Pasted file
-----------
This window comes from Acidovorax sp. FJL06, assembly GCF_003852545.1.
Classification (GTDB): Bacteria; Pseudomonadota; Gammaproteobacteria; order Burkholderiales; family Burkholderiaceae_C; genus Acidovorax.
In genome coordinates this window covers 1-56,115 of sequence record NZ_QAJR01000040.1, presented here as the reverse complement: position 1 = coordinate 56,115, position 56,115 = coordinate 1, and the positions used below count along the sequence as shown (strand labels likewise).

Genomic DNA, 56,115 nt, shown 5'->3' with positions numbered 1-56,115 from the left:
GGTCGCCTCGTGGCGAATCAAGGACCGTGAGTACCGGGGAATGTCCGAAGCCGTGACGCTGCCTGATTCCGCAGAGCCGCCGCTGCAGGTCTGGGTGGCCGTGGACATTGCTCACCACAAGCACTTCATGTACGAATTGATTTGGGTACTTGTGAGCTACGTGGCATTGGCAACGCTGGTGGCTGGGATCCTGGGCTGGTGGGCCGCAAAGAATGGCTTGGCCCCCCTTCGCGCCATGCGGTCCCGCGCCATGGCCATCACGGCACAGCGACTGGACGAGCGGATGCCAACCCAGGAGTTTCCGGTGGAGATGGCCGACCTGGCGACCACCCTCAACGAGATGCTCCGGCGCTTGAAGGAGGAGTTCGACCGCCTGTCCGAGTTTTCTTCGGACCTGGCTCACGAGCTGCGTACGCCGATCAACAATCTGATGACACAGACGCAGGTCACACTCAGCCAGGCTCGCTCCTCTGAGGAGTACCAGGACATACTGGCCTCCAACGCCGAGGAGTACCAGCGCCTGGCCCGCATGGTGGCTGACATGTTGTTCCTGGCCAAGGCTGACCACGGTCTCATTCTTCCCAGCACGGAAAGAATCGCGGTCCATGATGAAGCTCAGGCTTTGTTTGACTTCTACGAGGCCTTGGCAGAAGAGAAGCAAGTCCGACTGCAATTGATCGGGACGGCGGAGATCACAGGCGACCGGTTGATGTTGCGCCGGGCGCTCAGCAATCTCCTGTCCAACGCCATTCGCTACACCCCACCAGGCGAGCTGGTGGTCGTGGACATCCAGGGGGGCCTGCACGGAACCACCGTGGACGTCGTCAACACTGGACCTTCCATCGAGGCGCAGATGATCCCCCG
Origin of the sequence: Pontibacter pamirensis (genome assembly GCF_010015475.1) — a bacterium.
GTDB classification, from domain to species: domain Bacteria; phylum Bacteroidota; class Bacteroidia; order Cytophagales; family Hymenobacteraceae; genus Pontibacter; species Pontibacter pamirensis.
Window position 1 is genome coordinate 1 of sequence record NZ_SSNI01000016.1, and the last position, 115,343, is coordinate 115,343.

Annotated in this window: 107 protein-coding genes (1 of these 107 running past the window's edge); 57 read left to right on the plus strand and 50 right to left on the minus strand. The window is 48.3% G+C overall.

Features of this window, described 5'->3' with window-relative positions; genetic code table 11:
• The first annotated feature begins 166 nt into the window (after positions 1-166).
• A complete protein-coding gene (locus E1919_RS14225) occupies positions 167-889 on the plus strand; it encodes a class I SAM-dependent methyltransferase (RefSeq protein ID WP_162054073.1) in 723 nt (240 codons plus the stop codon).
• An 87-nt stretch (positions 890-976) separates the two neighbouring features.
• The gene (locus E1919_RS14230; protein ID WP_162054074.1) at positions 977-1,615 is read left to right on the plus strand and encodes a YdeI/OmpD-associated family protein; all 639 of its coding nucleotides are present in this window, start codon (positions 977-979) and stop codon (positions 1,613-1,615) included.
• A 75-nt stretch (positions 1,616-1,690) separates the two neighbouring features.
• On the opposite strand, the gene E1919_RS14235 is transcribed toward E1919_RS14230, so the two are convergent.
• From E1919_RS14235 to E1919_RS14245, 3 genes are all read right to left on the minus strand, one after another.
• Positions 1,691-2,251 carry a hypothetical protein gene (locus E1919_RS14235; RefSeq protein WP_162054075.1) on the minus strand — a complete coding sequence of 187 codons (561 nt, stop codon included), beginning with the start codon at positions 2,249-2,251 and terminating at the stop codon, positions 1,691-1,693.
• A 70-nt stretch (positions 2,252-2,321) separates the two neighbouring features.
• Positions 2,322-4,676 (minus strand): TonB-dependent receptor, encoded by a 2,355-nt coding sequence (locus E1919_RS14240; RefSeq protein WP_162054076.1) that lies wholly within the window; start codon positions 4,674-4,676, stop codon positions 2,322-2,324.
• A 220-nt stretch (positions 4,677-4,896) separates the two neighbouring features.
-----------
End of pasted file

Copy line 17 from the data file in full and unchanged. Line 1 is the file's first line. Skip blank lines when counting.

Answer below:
• From E1919_RS14235 to E1919_RS14245, 3 genes are all read right to left on the minus strand, one after another.